European education: Preparing families for the challenges
To mark the launch of Relocate Global's Guide to International Education and Schools, Rebecca Marriage explores some of the challenges for international assignees when relocating to Europe with school-age children.
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Choosing an education routeFor every family, the first challenge is to find the school that best meets their child's needs. If budget allows, Europe's international education sector is very well established and has been serving expatriates and their families for decades.The International School of Geneva recently celebrated its 90th anniversary. It is the oldest international school in the world, and, with 4,400 students, one of the largest. In 1968, it was the birthplace of the International Baccalaureate, an internationally transferable programme of learning that has grown tremendously in popularity in recent years.Many of the international schools in neighbouring European destinations are no less prestigious. They offer relocating families an English-medium education and globally recognised curricula, and their students hail from a variety of countries. Europe's state-education systems differ markedly from country to country.Students will usually be required to have a working knowledge of the country's or region's language if they are hoping to attend a state school.If immediate language barriers are not an issue, local state- funded education can be a valuable way of integrating into the community. For example, explains education consultant Annebet van Mameren, "Generally, schools in the Netherlands offer high-quality education. The philosophy behind the country's education system reflects the mentality of Dutch society as a whole, and aims to encourage pupils to live and learn in an open-minded, independent and creative manner."Ms van Mameren explains that lack of language skills does not exclude children from the state system in the Netherlands. "Four- and five-year-olds who don't speak Dutch can usually start at regular primary school straightaway. They generally pick up the language quickly and are almost fluent before the 'real learning' starts at the age of six."Children aged six and older are usually required to follow a Dutch immersion programme first. This takes about a year, after which they can continue their education with children of the same age at a regular school."
Coping with culture shockThe second challenge for relocating families is getting to grips with a new culture. Even between countries on the same continent, differences can be considerable.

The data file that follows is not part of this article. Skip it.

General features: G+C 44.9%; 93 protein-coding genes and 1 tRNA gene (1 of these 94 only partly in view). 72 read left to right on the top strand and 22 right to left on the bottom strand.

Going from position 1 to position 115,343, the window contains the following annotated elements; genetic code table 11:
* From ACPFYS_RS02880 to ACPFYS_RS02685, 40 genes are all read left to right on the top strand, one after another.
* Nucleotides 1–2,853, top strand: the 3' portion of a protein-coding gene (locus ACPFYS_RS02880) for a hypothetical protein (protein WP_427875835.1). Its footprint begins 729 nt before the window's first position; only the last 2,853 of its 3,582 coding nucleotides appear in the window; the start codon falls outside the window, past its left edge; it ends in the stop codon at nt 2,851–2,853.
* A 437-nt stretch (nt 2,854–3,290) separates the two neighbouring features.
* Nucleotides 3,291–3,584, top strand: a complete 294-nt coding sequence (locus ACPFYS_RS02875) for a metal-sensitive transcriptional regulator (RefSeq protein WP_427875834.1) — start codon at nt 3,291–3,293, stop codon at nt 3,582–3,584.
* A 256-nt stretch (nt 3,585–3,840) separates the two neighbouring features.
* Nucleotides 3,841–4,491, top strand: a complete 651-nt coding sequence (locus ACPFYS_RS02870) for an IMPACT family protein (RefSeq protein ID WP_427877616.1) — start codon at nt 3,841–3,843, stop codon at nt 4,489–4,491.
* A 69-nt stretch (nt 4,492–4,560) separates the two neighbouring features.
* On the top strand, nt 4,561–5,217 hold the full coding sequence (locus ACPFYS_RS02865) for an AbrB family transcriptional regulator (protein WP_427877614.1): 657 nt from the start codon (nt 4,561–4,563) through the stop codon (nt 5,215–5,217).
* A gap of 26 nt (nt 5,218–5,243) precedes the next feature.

International schools have an important part to play in cultural adjustment.Resources such as well-developed pastoral care programmes, language support for new students, and parents' groups can make the difference between a successful relocation and a failed assignment.Sue Dunnachie, marketing consultant at Mougins School, an international school on France's Cote d'Azur, argues that relocating children are likely to find their feet in their new surroundings faster than their parents, so it is advisable to look out for a school with a good support network for the whole family."Children have a facility to adapt which does not always come so easily to adults," she says. "As soon as friendships are formed, life becomes easier. It can be more challenging for parents, who re dealing with the daily hurdles of life in a foreign language with which they may not be familiar. This is why a welcoming school which offers pastoral care to the whole family is important."In February, Re:locate brought together education experts, school leaders, and HR and relocation professionals at London's Institute of Directors for its first-ever International Education Forum.Taking a look at some of the challenges facing families making a move to the UK, Nellie Bailey, associate director of admissions at TASIS, The American School in England, described the overarching one as "the loss of the everyday norm".Ms Bailey explained, "Lots of schools have buddy programmes, but we have a programme called the Parents' Information and Resource Committee, aimed at the whole family, not just the child. They are there when parents are having a tough time."We want the parents to feel as though they have a connection, from understanding what pieces of uniform to buy, to helping with where to get a haircut. We give families information about doctors and dentists and the towns in the area before they arrive. These are really important things, as they bring back the norm."Sebastian Troyon, marketing director of St George's International School, in Switzerland, believes that his school's Parents' Liaison Group is the social hub of the community. "We have a very active group, to welcome new families and to support them," he says. "St George's International is a community for the whole family, not just the students, so we work hard on creating positive relationships and exchanging information."All parents are invited to a reception at school before term starts to meet their child's tutor and other staff, a coffee morning in the first week of term to connect with other families, and a family day on the first weekend. We welcome families getting involved, asking questions, and encouraging their children to do the same – to be open to new opportunities, and to smile!"